Late last week Intel updated its enterprise SATA SSD lineup with the 'Data Center' DC S3610 and DC S3710. At the time of the announcement the details of what exactly had changed were rather scarce, but I just got off of the phone with Intel and have a better understanding of the announcement.

The S3610 and S3710 are based on Intel's second generation SATA 6Gbps controller, which was first introduced in the high capacity (1.2TB & 1.6TB) and M.2 S3500 models a couple of months ago. Intel is keeping the specifics of the controller close to its chest and the only tidbit of info I was able to get out of Intel is that the new controller runs at a higher frequency, although Intel wouldn't disclose the exact speed (for the record, the first generation controller runs at 400MHz in the S3500/S3700). My guess would be that the second generation controller is merely a die shrink with the architecture being very similar, which would allow a higher frequency without impacting the power consumption. I'm also thinking that the internal caches and the DRAM controller have been upgraded to enable the higher capacities. 

Intel SSD DC S3710 Specifications
Capacity 200GB 400GB 800GB 1.2TB
Controller Intel 2nd Generation SATA 6Gbps Controller
NAND Intel 128Gbit 20nm High Endurance Technology (HET) MLC
Sequential Read 550MB/s 550MB/s 550MB/s 550MB/s
Sequential Write 300MB/s 470MB/s 460MB/s 520MB/s
4KB Random Read 85K IOPS 85K IOPS 85K IOPS 85K IOPS
4KB Random Write 43K IOPS 43K IOPS 39K IOPS 45K IOPS
Read/Write Power Consumption 2.6W / 4.0W 2.7W / 5.4W 3.0W / 5.9W 3.1W / 6.9W
Endurance 3.6PB 8.3PB 16.9PB 24.3PB
MSRP $309 $619 $1,249 $1,909

The S3710 replaces the popular S3700 and in addition to the controller the NAND has been switched from 64Gbit 25nm HET MLC to 128Gbit 20nm HET MLC (HET stands for High Endurance Technology, which is essentially Intel's marketing term for eMLC). Despite the larger die (and hence slightly slower) NAND, the performance sees an upgrade from 76K random read IOPS to 85K and from 36K random write IOPS to up to 45K. The improvement is mostly due to the new controller, although Intel told me that there is also some NAND-level optimizations in the mix. The endurance remains at the same 10 drive writes per day for five years and as usual to enterprise drives there's full power loss protection along with AES-256 encryption. Pricing comes in at ~$1.50 per gigabyte and the drive is already available.

Intel SSD DC S3610 Specifications
Capacity 200GB 400GB 480GB 800GB 1.2TB 1.6TB
Controller Intel 2nd Generation SATA 6Gbps Controller
NAND Intel 128Gbit 20nm High Endurance Technology (HET) MLC
Sequential Read 550MB/s 550MB/s 550MB/s 540MB/s 500MB/s 540MB/s
Sequential Write 230MB/s 400MB/s 440MB/s 520MB/s 500MB/s 500MB/s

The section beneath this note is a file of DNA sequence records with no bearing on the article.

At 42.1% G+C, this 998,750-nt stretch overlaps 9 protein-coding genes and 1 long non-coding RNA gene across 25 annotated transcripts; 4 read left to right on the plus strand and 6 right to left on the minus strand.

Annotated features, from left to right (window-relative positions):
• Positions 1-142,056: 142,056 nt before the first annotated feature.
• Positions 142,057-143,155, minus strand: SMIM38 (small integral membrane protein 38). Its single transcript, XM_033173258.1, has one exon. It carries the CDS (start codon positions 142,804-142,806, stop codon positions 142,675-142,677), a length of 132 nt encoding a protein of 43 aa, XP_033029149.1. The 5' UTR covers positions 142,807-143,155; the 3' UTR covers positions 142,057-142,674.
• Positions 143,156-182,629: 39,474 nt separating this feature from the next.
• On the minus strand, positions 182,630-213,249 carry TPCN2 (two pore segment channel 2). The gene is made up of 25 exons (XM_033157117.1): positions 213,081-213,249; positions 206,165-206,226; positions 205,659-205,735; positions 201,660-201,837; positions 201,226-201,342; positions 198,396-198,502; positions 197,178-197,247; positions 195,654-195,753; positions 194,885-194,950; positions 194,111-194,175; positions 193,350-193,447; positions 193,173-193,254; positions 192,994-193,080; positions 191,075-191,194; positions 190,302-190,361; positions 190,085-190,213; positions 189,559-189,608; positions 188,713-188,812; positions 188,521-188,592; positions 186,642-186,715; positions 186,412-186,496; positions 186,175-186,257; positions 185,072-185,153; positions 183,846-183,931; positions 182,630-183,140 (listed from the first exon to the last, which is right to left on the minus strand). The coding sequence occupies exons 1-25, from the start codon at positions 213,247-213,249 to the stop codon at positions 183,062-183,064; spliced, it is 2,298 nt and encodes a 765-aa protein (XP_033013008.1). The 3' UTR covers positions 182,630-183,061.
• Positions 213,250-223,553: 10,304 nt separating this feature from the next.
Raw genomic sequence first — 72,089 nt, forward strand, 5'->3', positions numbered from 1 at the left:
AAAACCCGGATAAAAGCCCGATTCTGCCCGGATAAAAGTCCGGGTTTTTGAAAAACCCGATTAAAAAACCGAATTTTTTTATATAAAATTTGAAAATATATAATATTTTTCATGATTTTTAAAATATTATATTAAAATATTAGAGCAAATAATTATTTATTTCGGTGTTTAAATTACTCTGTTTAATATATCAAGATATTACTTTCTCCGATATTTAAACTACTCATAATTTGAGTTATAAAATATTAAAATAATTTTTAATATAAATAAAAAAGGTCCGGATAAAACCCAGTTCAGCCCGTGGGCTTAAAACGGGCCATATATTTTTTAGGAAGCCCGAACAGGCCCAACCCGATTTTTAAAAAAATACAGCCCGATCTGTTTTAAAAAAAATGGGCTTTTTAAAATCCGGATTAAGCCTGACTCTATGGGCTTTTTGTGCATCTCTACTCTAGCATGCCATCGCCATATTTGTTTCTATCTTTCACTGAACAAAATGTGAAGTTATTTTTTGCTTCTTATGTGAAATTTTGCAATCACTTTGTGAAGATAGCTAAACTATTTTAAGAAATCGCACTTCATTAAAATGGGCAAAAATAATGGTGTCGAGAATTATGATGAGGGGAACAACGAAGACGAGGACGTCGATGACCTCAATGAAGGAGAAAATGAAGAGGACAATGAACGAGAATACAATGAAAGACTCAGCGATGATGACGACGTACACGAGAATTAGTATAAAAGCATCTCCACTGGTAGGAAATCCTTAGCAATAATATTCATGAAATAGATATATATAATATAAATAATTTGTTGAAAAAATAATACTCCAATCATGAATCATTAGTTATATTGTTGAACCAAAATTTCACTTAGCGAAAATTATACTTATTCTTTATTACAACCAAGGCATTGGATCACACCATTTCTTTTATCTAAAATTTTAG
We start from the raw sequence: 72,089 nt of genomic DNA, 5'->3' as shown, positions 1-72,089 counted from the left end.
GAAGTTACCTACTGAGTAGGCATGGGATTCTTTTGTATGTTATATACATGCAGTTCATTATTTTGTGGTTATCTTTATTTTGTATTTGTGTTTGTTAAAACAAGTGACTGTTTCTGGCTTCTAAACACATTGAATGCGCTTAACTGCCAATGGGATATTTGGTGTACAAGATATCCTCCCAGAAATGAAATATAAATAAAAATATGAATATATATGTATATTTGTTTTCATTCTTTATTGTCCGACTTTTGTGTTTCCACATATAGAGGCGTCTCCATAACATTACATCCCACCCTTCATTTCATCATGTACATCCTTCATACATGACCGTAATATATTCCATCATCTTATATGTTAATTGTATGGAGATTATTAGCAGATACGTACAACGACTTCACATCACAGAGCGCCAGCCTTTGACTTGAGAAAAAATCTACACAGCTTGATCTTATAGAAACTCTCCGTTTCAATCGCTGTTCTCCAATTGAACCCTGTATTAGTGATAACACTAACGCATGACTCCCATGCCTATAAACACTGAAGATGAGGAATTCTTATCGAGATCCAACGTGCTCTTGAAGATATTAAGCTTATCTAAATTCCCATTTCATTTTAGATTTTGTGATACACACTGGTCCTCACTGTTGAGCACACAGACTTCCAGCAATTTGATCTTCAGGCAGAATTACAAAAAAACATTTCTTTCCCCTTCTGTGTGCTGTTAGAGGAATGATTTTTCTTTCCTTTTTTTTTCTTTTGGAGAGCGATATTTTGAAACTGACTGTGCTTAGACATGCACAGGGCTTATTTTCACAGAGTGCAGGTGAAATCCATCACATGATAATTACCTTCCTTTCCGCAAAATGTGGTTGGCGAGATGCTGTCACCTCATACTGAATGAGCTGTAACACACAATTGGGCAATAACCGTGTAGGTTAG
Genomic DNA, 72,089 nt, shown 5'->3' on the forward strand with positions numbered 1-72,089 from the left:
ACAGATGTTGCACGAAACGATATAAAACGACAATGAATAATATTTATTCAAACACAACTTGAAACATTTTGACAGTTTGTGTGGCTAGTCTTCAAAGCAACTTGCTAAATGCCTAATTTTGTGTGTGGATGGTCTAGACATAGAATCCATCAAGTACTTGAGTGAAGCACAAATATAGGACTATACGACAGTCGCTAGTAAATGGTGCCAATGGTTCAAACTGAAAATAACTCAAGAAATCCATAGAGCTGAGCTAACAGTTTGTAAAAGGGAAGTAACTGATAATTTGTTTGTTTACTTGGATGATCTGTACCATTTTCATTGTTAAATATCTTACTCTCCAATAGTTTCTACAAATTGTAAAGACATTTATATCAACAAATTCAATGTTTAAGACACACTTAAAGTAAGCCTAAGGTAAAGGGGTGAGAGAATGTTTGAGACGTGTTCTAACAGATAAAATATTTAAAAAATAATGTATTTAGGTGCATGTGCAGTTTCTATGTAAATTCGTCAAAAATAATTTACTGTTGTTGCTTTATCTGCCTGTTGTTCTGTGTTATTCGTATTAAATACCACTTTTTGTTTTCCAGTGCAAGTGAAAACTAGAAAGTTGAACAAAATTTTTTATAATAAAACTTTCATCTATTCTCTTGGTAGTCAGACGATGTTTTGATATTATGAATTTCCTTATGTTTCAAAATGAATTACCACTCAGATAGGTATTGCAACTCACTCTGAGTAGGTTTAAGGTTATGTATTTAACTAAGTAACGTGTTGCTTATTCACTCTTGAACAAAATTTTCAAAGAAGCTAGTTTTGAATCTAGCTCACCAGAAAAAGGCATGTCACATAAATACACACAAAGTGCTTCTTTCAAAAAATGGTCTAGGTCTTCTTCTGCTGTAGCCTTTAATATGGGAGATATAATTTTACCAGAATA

4KB Random Read 84K IOPS 84K IOPS 84K IOPS 84K IOPS 84K IOPS 84K IOPS
4KB Random Write 12K IOPS 25K IOPS 28K IOPS 28K IOPS 28K IOPS 27K IOPS
Read/Write Power Consumption 2.6W / 3.3W 2.7W / 4.7W 2.7W / 5.3W 2.9W / 6.3W 3.0W / 6.4W 3.3W / 6.8W
Endurance 1.1PB 3.0PB 3.7PB 5.3PB 8.6PB 10.7PB
MSRP $209 $419 $509 $839 $1,289 $1,719

The S3610 is a totally new series in between the S35xx and S37xx lineups and its differentiator is the three drive writes per day endurance (whereas the S35xx is rated at 0.35 DWPD and the S37xx at 10 DWPD). Similar to the S3710, the S3610 also uses 128Gbit 20nm HET MLC, but there's a difference in the binning quality of the chips. Basically, the S3710 gets the best of the best dies with the highest endurance, while the S3610 gets the dies that don't make the cut for the S3710 but are still very high quality. There's a difference in over-provisioning levels too as the S3710 features a higher 30-40% over-provisioning with the S3610 having only 10-20% (in both models the exact over-provisioning depends on the capacity). Random write performance is quite a bit lower as well, but the S3610's focus is in mixed rather than very write-intensive workloads where the S3710 is the best fit. Full power loss protection and AES-256 support are also present, similar to the rest of Intel's enterprise SSD lineup. 

Comparison of Intel's Enterprise SATA SSDs
  S3500 S3610 S3710
Form Factors 2.5", 1.8" & M.2 2280 2.5" & 1.8" 2.5"
Capacity Up to 1.6TB Up to 1.6TB Up to 1.2TB
NAND 20nm MLC 20nm HET MLC 20nm HET MLC
Endurance 0.35 DWPD 3 DWPD 10 DWPD
Random Read Performance Up to 75K IOPS Up to 84K IOPS Up to 85K IOPS
Random Write Performance Up to 18.5K IOPS Up to 28K IOPS Up to 45K IOPS
Approximate Pricing ~$0.90/GB ~$1.05/GB ~$1.55/GB

I made a quick table comparing Intel's enterprise SATA SSDs after last week's announcement. The S3500 will remain on the market as an entry-level product and it's also the only one that comes in M.2 form factor. As usual, the performance and endurance scale with price, so the S3500 is mainly aimed for read-intensive workloads (e.g. media streaming), whereas the S3610 and S3710 provide the necessary performance and endurance for mixed and write-intensive workloads respectively. 

Intel hasn't sampled the S3610 and S3710 yet, but we hope to get samples soon and we'll be able to put the new drives through our own tests.

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  • MikeMurphy - Tuesday, February 3, 2015 - link

    Any word on NVMe support?
  • Kristian Vättö - Tuesday, February 3, 2015 - link

    These are SATA 6Gbps drives, so there's no NVMe support.
  • Stuka87 - Tuesday, February 3, 2015 - link

    You have to look at Intels P series drives for NVMe. The S series is all SATA.
  • Dug - Monday, February 9, 2015 - link

    I wish we would see more SAS SSD's
  • Toasty27 - Friday, November 20, 2015 - link

    Any word on availability of the 100GB S3610's? It's not listed in this article, but intels ARK website lists the 100GB model as being launched in Q4 2015. Yet I can't seem to find them anywhere.

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